Officially Spring is around the corner! This year the spring equinox is on Saturday, March 20th. Here in northeastern Nevada, this time of year can be tricky because overnights and mornings can be quite cold. However, as the northern hemisphere begins to be tilted more toward the sun, combined with the increased daylight hours, the afternoons can be quite delightful. This shift in temperatures and sunlight should put us on “daffodil watch”.
What is daffodil watch? That is when, as you drive around, you keep your eyes peeled for daffodils and when you see one, you point and shout with great exuberant joy, “daffodil!!!!”. This is what we do at Nevada Outdoor School because daffodils only show their stuff for a short period of time. The observation of a daffodil just brings us so much joy that some of us just can’t help but squeal with excitement out of respect and awe of nature.
The physical beauty of the daffodil is stunning, but the science behind the re-appearance year after year is what really makes us say, “yeah nature!”. The daffodil is in the genus Narcissus and is part of the Amaryllis family. There are many varieties of daffodils due to selective breeding, but all seem to announce the beginning of spring. The cool thing about daffodils is that they are planted in the fall, as a bulb, and bust out in spring, even through snow!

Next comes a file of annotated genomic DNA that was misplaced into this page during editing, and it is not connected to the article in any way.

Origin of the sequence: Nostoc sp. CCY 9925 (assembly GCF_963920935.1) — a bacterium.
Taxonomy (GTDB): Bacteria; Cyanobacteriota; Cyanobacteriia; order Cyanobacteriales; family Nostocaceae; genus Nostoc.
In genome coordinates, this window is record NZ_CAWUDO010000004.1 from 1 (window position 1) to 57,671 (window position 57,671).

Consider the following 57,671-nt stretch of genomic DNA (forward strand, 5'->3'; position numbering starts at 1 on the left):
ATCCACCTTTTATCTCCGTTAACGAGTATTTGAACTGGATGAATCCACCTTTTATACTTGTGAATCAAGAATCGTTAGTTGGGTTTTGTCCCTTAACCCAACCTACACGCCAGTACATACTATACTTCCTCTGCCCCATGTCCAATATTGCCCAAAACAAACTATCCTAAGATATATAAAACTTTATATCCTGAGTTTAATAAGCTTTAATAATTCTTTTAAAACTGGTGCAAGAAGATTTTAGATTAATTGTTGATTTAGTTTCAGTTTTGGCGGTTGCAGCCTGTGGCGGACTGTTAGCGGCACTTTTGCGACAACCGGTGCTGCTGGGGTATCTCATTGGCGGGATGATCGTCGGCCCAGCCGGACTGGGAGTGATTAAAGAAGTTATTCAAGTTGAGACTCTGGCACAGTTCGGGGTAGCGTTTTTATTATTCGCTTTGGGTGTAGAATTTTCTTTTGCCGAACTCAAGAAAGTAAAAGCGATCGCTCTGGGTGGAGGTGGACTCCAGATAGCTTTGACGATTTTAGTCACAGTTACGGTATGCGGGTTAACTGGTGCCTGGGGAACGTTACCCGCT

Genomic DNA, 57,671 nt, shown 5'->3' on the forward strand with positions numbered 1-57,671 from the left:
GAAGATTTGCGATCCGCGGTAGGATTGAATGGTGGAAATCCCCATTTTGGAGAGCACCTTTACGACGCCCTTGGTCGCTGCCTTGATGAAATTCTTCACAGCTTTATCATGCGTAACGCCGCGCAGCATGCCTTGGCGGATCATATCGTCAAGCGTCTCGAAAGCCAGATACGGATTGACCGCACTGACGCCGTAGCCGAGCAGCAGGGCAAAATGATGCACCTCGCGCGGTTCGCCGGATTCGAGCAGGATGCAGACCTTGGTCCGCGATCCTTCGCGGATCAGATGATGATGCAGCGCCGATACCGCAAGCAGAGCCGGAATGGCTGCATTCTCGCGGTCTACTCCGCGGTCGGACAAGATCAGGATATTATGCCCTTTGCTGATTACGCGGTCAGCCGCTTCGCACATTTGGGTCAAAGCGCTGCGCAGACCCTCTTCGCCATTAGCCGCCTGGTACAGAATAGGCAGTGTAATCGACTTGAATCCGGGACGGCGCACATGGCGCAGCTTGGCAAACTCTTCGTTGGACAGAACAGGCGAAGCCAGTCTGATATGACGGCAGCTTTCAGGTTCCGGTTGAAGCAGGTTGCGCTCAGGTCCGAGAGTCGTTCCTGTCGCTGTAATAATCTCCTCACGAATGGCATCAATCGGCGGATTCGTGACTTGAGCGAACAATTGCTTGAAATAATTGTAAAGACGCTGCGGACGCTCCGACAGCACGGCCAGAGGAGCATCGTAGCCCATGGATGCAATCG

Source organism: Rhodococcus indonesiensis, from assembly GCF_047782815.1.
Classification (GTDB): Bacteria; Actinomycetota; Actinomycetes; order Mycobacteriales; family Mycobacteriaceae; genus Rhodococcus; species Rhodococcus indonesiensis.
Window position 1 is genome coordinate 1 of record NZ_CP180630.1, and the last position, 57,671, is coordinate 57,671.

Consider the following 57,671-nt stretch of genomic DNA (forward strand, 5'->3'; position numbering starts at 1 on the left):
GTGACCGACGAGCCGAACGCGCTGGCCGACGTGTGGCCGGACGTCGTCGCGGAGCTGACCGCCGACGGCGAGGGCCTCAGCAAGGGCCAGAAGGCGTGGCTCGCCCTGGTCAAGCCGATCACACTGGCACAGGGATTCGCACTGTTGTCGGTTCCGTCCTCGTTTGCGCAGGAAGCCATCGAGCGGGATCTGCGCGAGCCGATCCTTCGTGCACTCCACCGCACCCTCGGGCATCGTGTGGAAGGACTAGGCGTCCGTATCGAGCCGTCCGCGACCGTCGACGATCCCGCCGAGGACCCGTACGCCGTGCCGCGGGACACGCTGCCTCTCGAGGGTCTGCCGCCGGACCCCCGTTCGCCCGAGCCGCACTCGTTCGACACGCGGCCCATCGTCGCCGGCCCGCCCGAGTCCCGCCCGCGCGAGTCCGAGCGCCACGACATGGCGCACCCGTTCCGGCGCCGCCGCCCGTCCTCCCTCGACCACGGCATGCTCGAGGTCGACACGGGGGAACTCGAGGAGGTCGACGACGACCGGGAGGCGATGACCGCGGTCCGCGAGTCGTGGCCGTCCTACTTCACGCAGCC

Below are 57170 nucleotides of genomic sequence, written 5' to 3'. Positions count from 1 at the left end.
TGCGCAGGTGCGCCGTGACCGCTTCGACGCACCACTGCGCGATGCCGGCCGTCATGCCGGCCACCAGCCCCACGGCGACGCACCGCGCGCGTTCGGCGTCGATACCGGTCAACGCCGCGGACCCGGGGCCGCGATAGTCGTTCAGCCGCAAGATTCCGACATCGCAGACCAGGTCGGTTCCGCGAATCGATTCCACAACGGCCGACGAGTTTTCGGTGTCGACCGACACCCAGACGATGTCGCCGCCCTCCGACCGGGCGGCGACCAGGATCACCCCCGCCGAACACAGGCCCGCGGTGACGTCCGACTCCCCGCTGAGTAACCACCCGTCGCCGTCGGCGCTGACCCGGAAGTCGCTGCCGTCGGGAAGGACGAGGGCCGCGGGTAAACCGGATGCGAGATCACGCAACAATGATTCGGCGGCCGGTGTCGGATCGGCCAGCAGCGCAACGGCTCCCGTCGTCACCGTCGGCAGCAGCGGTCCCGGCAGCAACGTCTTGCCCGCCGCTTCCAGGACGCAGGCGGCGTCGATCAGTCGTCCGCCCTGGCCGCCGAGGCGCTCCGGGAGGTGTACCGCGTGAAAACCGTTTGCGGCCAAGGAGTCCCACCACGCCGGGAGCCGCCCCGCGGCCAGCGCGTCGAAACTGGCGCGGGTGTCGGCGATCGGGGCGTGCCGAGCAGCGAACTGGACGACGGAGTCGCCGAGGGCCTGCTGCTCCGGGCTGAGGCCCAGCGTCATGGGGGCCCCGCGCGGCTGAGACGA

What is a bulb? A bulb is a ‘storage organ’ that is a stem made of layers of modified leaves that store nutrients. Roots will emerge out of the bottom of the bulb when conditions are right, and new growth will emerge from the top. Bulbs are considered dormant, which means temporarily inactive. They are not dead! Dormant is not dead! Plant bulbs are only one example of the many living things that utilize dormancy to overcome environmental stress or gather energy for future growth.
After enough energy has been gathered, and the environmental conditions are correct (sunlight, temperature, and moisture) we will witness the new growth as it emerges from the ground. All that time underground, in the dark and cold, important biological processes were occurring, we just couldn’t see them! And the results of all that underground work will become a beautiful display we get to observe. The bright colors and the sleek leaf-less stem is a sight to behold! As the foliage begins to yellow and fade, the bulb begins to gather energy for the next season, and returns to dormancy once more.
When we see a daffodil, we are witnessing the evidence of a beautiful cycle in nature. One that, as humans, we might be wise to learn from and begin to follow. There is time for gathering energy and time for display. Nature has an amazing way of balancing rest and growth. This spring, as you drive around, have fun with daffodil watch! Get outside, it is good for humans everywhere!